The Davitt Awards celebrate the best crime books written by Australian women. They are named after Ellen Davitt, the author of Australia’s first mystery novel, Force and Fraud, which was published in serial form in 1865. In honour of the 20th anniversary of the awards, a new trophy was designed by Alexsandra Pontonio and crafted by Simon Wrangles, according to the Sisters in Crime website.
Astrid's book is not your typical murder mystery, as it is set in a fantasy world, so it's especially exciting to see her win in this category. “I’ve been a fan of crime stories ever since I was a child, in particular, the whodunnit,” Astrid says. “In Four Dead Queens, I wanted to create an Agatha Christie-style murder mystery with my take on a Poirot-like investigator, set in a unique fantasy world with many twists and turns.”
The 2020 awards were presented by crime-writing superstar Val McDermid online from her home in Scotland.
Other winners of the Davitt Awards were:
- Meg Mundell, Best Adult Crime Novel for The Trespassers
- Susan Hurley, Best Debut Crime Book for Eight Lives
- Jenny Blackford, Best Children’s Crime Novel for The Girl in the Mirror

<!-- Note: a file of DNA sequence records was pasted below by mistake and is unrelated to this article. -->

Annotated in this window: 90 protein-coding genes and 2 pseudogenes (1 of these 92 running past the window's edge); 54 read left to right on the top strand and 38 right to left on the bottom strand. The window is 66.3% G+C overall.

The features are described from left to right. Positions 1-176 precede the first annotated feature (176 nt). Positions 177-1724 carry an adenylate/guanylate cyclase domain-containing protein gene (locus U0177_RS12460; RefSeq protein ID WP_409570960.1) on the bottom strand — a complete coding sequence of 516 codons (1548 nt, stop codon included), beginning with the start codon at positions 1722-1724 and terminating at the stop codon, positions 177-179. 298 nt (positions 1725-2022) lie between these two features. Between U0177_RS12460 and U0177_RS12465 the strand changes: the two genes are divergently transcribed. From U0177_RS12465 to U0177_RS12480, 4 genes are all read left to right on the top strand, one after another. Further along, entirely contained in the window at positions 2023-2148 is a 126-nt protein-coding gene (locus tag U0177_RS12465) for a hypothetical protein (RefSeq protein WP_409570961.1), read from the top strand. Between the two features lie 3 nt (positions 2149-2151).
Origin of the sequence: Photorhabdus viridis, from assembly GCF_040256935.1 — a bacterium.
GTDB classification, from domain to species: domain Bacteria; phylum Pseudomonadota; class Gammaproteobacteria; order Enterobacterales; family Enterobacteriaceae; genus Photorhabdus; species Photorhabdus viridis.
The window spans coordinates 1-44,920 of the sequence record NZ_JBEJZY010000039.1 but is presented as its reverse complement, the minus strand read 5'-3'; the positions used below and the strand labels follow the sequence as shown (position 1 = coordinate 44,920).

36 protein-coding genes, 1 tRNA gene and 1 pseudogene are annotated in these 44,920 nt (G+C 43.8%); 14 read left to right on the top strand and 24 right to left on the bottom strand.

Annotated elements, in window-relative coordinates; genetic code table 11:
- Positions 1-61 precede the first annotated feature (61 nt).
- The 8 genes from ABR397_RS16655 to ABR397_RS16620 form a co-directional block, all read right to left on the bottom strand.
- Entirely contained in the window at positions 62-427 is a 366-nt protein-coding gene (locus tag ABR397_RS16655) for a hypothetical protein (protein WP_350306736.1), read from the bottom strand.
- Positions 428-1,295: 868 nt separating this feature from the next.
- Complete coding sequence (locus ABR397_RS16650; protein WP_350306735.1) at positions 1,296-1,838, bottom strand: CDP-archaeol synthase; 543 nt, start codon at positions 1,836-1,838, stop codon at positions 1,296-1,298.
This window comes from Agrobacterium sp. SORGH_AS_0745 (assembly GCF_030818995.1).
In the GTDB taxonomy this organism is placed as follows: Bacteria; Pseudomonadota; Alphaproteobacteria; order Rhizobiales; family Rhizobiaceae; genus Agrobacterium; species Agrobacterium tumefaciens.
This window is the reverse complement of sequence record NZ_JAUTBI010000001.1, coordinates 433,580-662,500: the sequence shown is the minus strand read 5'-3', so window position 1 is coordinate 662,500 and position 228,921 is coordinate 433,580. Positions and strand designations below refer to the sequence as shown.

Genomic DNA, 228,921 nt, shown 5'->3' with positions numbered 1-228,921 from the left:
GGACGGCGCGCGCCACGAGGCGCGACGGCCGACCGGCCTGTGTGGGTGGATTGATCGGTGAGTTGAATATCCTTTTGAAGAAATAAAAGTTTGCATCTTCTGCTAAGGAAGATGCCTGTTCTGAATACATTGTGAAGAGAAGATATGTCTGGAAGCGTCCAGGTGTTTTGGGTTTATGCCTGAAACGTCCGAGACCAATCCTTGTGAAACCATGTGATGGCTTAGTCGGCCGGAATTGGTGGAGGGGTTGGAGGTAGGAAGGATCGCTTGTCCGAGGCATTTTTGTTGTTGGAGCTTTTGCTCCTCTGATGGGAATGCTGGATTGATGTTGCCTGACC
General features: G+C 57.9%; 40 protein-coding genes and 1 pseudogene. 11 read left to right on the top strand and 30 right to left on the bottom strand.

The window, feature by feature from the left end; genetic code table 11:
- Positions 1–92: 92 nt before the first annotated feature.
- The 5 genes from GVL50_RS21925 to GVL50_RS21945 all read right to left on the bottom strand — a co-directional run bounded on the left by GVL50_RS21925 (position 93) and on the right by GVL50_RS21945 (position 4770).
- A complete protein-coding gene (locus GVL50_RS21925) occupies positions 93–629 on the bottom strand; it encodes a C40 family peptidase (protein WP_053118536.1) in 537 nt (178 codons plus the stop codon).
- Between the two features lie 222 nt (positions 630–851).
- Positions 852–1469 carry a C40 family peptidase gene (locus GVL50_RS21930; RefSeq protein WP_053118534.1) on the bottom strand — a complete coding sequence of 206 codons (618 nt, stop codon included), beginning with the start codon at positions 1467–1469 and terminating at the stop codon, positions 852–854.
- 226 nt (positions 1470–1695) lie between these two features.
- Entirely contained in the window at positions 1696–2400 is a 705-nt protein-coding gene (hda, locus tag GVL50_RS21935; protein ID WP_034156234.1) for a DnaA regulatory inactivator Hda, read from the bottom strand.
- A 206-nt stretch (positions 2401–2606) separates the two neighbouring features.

- Adele Ferguson, Best Non-Fiction Book for Banking Bad
- Jess Hill, highly commended in Best Non-Fiction Book for See What You Made Me Do: Power, control and domestic abuse
- Emma Viskic with Darkness for Light and Dervla McTiernan with The Scholar, joint winners of the Readers’ Choice Award.
The awards were hosted by Sue Turbull, Sisters in Crime’s ambassador at large.
“We had hoped to hold a gala dinner to mark this special occasion of the 20th awards, but the pandemic had other ideas,” Sue says on the Sisters in Crime website. “Back in 2001, there were 7 books in contention although the awards didn’t then extend to true crime – or what we’re now calling non-fiction. This year an amazing 124 books have been battling it out. The one silver lining is that, thanks to the miracles of modern technology, Val McDermid could do the honours – without leaving Scotland.”
Like the other recipients, Astrid accepted her award online from her home, and said she was thrilled to be part of the Australian crime-writing community. You can watch the full ceremony on the Sisters in Crime YouTube channel.
Astrid has long harboured writing ambitions, and it's so wonderful to see her dreams come true.
“Without the AWC courses, I don't believe I would've ever finished writing a novel, let alone three!” Astrid says.
Congratulations Astrid! We're sure there are many more awards coming your way.